How to Delay Hip Turning to Create Torque During a Backswing

How to Delay Hip Turning to Create Torque During a Backswing

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Limiting hip rotation during the backswing helps create torque.

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A powerful golf swing requires a timely sequence of body movements to store and release energy. This stored energy or torque is generated when you limit the amount of hip rotation during your backswing, when your upper body coils against the resistance of your lower body. The amount of torque you generate also depends on your flexibility and range of motion. Just as practicing your mechanics can improve your swing, so will performing flexibility exercises.

Tips for Torque


Address the ball and make several positional checks. The ball should be aligned no more than an inch ahead of and no more than 2 inches behind the inside of your left heel, recommends Jim McLean, a noted professional golf instructor. McLean also advocates keeping your hips square to your target line, your weight evenly distributed on your feet, your knees slightly bent and your front shoulder slightly higher than your back shoulder.


Take your club back by moving your arms and shoulders as a unit and keeping your lower body as still as possible. When your club becomes parallel to the ground, about halfway through your swing, check to see that the butt of the grip points toward your target and your hips are still square to your target line.


Continue to a three-quarter backswing and keep your back leg slightly bent. If your leg is straight, your hips can more easily turn with your shoulders, which makes it hard to develop torque. A good check to ensure your hips have not rotated too far is to look and see where your belt buckle is pointing. It should be aligned with an imaginary line extending from inside of your back foot. If it has crossed this line, your hips have rotated too far back and minimal torque will be generated.


Complete your backswing and check to see you have the proper rotation ratio between your shoulders, hips, knees and feet. To develop the most amount of torque, your hips should be rotated half as much as your shoulders, your knees half that of your hips and your feet should not have moved, according to professional golf instructor Paul Wilson.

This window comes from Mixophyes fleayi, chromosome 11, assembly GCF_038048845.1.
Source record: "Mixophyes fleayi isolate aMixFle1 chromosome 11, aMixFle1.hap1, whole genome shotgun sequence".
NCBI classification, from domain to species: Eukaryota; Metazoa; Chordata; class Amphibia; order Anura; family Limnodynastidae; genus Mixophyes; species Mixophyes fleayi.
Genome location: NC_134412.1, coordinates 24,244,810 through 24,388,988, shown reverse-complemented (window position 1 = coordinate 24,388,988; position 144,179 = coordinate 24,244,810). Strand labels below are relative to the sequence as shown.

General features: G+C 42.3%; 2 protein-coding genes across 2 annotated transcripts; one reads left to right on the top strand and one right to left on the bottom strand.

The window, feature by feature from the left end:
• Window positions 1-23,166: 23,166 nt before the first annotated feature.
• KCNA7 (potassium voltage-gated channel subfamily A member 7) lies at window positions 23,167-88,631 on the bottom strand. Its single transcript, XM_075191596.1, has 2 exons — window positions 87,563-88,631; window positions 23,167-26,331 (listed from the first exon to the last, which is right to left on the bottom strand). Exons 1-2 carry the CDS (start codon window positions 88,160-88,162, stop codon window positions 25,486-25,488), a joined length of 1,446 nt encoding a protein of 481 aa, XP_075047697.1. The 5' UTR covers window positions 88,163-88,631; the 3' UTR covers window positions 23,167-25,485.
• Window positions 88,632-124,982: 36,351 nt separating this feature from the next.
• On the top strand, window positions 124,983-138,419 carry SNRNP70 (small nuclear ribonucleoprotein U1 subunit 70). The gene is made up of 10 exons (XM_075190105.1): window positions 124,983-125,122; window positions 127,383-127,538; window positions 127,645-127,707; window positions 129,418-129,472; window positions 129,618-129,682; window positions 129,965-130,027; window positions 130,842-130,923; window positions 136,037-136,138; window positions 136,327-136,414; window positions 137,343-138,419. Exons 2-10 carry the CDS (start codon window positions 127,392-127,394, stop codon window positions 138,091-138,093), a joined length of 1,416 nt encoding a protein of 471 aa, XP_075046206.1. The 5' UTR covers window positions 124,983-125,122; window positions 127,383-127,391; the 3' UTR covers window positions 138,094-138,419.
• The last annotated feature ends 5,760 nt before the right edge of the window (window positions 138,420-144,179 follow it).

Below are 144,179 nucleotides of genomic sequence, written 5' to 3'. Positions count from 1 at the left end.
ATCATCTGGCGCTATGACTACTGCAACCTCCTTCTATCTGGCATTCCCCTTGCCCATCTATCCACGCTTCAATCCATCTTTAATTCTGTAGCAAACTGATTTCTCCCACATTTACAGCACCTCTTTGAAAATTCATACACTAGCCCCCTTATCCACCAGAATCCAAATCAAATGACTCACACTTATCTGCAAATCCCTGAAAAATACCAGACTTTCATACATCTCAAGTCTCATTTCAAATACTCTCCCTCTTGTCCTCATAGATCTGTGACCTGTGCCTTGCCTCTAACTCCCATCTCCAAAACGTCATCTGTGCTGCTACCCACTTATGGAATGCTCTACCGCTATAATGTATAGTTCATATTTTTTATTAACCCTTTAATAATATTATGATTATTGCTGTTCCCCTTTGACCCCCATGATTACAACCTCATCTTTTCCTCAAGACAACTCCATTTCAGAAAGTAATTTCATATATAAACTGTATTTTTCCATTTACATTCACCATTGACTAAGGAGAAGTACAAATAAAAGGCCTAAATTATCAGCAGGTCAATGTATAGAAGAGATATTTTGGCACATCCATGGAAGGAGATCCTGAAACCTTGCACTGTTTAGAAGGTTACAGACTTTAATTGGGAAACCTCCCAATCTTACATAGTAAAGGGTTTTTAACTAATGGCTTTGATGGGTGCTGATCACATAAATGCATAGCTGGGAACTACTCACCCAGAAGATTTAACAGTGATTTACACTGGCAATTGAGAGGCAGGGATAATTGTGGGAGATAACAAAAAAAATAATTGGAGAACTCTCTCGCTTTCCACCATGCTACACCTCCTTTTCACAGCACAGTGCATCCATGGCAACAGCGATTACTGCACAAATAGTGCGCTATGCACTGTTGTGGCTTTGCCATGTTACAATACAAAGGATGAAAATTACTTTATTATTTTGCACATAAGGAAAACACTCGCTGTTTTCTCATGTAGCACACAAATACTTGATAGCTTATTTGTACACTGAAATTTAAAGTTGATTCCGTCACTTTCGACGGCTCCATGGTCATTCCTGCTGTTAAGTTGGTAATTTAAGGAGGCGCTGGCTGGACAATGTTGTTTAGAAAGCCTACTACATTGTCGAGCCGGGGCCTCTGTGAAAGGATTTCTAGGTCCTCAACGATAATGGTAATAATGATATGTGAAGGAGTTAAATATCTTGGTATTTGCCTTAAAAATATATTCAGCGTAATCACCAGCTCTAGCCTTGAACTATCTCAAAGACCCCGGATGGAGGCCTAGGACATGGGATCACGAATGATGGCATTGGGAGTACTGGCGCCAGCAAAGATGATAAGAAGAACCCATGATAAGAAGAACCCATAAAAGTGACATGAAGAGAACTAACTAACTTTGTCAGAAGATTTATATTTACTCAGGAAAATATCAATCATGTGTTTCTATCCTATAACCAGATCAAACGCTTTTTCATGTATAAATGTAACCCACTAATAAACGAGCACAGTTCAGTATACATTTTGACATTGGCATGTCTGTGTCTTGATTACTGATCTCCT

Helpful Flexibility Exercises


Perform golf twists to improve your range of motion, recommends Katherine Roberts, a certified golf performance trainer. Hold a 5-pound medicine ball with both hands and take your address position with your feet shoulder-width apart. Start with the ball near the center of your chest with your elbows flared out to the sides. While keeping your head and your lower body as still as possible, swing the ball up to your right until your left shoulder is under your chin. Return to the starting position and then repeat to the left.


Sit in a chair and hold your club across the back of your shoulders. While sitting tall and keeping your hips pointing forward, slowly rotate your upper body to the right as far as you can. Hold the position for a count of five, return to the starting position and then rotate to the left. Your goal is to rotate the club 90 degrees in both directions.


Improve your flexibility with pretzel twists. Sit on the floor, extend your legs, bend your left leg and cross it over your right. Put your left foot flat on the floor, keep your hips facing forward, turn your body to the left and put your right elbow on the outside of your left knee. Hold the position for 25 seconds and then repeat with your other leg.


  • To maintain your range of motion, perform flexibility exercises three to four times per week.

Photo Credits

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